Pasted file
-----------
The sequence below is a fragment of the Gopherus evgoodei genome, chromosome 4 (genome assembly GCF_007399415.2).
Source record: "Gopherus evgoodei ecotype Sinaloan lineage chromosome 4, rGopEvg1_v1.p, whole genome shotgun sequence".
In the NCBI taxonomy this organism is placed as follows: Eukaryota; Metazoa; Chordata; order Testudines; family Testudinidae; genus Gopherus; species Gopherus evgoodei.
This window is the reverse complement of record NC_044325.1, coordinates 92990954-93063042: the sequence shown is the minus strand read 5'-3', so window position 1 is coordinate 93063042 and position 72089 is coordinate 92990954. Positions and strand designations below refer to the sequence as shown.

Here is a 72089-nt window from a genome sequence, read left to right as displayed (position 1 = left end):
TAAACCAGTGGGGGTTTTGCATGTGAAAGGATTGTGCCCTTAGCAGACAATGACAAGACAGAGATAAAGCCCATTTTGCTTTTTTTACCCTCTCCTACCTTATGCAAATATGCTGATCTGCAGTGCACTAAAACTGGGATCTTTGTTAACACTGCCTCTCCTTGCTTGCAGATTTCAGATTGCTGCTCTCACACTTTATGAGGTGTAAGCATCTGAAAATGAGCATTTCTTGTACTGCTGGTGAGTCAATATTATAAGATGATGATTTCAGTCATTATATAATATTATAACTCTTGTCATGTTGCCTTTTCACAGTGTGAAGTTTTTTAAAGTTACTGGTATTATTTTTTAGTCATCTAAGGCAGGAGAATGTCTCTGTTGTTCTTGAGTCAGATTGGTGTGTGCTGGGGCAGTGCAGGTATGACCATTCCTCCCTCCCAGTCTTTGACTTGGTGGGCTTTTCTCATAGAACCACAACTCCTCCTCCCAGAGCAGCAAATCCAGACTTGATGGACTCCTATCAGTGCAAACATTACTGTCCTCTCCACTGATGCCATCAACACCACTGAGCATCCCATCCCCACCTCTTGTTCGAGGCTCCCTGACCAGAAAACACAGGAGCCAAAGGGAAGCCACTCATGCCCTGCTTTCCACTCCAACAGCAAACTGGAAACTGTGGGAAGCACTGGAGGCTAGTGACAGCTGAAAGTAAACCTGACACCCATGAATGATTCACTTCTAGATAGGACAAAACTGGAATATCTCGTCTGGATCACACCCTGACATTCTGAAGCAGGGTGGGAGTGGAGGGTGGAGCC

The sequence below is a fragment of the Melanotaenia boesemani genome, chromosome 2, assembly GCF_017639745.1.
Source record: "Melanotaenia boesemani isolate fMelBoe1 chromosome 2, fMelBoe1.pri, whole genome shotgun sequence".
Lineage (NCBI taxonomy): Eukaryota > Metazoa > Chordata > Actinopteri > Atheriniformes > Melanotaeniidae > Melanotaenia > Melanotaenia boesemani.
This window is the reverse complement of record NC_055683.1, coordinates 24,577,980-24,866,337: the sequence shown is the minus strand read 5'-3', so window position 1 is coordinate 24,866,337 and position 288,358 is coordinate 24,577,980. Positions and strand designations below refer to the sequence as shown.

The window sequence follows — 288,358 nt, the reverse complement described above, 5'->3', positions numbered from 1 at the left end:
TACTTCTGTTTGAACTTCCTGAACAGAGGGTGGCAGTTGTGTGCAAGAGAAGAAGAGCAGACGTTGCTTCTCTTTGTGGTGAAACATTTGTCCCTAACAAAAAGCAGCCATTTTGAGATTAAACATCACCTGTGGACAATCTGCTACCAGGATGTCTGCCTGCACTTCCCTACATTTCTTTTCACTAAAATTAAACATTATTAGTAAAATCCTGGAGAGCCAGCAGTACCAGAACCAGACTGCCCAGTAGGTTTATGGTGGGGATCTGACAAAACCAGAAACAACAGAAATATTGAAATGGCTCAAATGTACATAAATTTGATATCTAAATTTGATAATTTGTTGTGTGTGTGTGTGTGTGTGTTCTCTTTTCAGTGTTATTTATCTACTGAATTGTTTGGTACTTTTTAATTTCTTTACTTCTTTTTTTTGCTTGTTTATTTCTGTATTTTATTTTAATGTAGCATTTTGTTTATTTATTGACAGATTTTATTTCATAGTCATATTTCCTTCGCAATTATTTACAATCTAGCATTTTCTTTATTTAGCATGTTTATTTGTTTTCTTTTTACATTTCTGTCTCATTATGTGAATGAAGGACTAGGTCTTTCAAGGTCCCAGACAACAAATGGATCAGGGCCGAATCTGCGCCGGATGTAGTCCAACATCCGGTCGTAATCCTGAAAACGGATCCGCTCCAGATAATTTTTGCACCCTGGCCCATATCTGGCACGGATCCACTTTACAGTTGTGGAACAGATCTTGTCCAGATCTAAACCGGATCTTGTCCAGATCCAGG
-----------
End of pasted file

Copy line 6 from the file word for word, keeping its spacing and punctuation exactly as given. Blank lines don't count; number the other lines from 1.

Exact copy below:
TAAACCAGTGGGGGTTTTGCATGTGAAAGGATTGTGCCCTTAGCAGACAATGACAAGACAGAGATAAAGCCCATTTTGCTTTTTTTACCCTCTCCTACCTTATGCAAATATGCTGATCTGCAGTGCACTAAAACTGGGATCTTTGTTAACACTGCCTCTCCTTGCTTGCAGATTTCAGATTGCTGCTCTCACACTTTATGAGGTGTAAGCATCTGAAAATGAGCATTTCTTGTACTGCTGGTGAGTCAATATTATAAGATGATGATTTCAGTCATTATATAATATTATAACTCTTGTCATGTTGCCTTTTCACAGTGTGAAGTTTTTTAAAGTTACTGGTATTATTTTTTAGTCATCTAAGGCAGGAGAATGTCTCTGTTGTTCTTGAGTCAGATTGGTGTGTGCTGGGGCAGTGCAGGTATGACCATTCCTCCCTCCCAGTCTTTGACTTGGTGGGCTTTTCTCATAGAACCACAACTCCTCCTCCCAGAGCAGCAAATCCAGACTTGATGGACTCCTATCAGTGCAAACATTACTGTCCTCTCCACTGATGCCATCAACACCACTGAGCATCCCATCCCCACCTCTTGTTCGAGGCTCCCTGACCAGAAAACACAGGAGCCAAAGGGAAGCCACTCATGCCCTGCTTTCCACTCCAACAGCAAACTGGAAACTGTGGGAAGCACTGGAGGCTAGTGACAGCTGAAAGTAAACCTGACACCCATGAATGATTCACTTCTAGATAGGACAAAACTGGAATATCTCGTCTGGATCACACCCTGACATTCTGAAGCAGGGTGGGAGTGGAGGGTGGAGCC